The energy mix in the United States is changing dramatically. This is not news to anyone involved in the industry. Everyone knows that renewables are on the rise, coal is on the way out, and utilities are innovating in ways previously never imagined or needed. But how is this explosion of innovation and fresh ideas manifesting itself in the day-to-day life of energy providers?
Step into any fossil fuel plant in the country and you will experience a blast from the past, but only on the surface. Sure, rather than pneumatic controls you will see operators wandering around with tablets interfacing directly with their distributed control systems. Of course, you will notice far fewer operators than you would have seen pulling levers and turning valves in a 1950s coal-fired plant. It’s the actions these operators are taking that reveal the depth of forethought into plant operations as they relate to the changing energy mix and rise of digitalization.
With the advent of wide-scale data acquisition and management, the crunching of that data, and the insights derived, decision-making is happening much faster and with broader reaching implications. Now there is an infusion of venture capital and privatization in the energy industry. Naturally, there is an increasing focus on providing a return for those capital dollars, and you can start to appreciate risk aversion turning towards well-informed and strongly educated risk appreciation.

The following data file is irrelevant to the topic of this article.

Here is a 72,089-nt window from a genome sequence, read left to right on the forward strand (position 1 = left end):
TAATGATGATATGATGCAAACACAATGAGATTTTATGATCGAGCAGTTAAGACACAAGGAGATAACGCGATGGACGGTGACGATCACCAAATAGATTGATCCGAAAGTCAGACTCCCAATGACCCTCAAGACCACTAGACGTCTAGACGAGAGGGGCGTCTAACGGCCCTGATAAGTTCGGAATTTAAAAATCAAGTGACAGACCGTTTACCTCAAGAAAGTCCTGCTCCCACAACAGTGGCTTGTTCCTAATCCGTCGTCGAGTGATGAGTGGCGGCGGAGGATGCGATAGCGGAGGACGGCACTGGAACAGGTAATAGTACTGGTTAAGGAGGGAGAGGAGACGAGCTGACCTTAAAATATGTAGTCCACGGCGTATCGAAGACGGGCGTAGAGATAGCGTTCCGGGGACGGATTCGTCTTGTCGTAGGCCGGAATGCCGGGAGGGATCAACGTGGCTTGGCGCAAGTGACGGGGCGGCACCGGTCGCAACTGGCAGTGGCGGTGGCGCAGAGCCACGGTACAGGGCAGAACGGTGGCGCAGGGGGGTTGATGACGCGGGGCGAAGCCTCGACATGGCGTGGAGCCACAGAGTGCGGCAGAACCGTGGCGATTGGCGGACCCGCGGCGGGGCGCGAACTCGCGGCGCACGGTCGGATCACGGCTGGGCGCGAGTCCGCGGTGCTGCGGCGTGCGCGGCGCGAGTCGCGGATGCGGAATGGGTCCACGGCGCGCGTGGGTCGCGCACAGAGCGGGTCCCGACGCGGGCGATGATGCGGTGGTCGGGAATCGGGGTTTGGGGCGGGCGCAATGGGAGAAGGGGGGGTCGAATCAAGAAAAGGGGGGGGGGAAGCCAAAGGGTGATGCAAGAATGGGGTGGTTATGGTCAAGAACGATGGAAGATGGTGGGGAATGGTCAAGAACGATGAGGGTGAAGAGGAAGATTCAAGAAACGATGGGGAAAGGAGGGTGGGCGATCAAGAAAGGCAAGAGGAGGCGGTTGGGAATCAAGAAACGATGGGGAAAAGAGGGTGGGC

Those plant operators we spoke of earlier? They are not only operating the plant safely, with full knowledge of asset performance and a focus on reliability, but they are now pushing these fossil fuel plants past their designed limits to squeeze out every last megawatt and pound of steam. In some cases, energy providers are using the data and insights available at the push of a button (for simplicity’s sake –in reality it is a LOT more complicated) to maximize plant profitability at the expense of its health.
And with good reason: with ever more advanced tools and processes to evaluate a plant’s lifecycle, and an entire region’s energy mix if desired, leadership at utilities is now able to optimize production with an end date in mind. This mindset is a guiding light for utilities aiming to keep their assets operational and profitable with a pragmatic acknowledgment that change is coming, and for the better.
I tried to make it sound simple, but let’s be honest, these are complex decisions being made with even more complex data. Given the historically static and structured nature of the utility business, what could this mean for the transmission planners? What about the customer care and rate design teams? And we can’t forget about the renewable energy development group.
Well, it’s time to break out the sledgehammer and knock down some silos. Most executives in the utility industry agree this is the only way to achieve real innovation with fast, flexible, and optimal decision-making. Let’s examine some of these potential benefits:
But I challenge us to keep in mind the most essential cross-functional collaboration of all: leadership’s appreciation of cross-silo thinking, planning, and decision-making. Embracing this strategy will maximize results for their shareholders, customers, and the environment for the volatile changes we will be seeing in the coming decades.
As we continue marching forward with our eyes on transformation and sustainability, I would implore all of us to keep turning possibilities into reality, so that one day we eradicate the silos and make informed decisions, with complete information, for optimal results.
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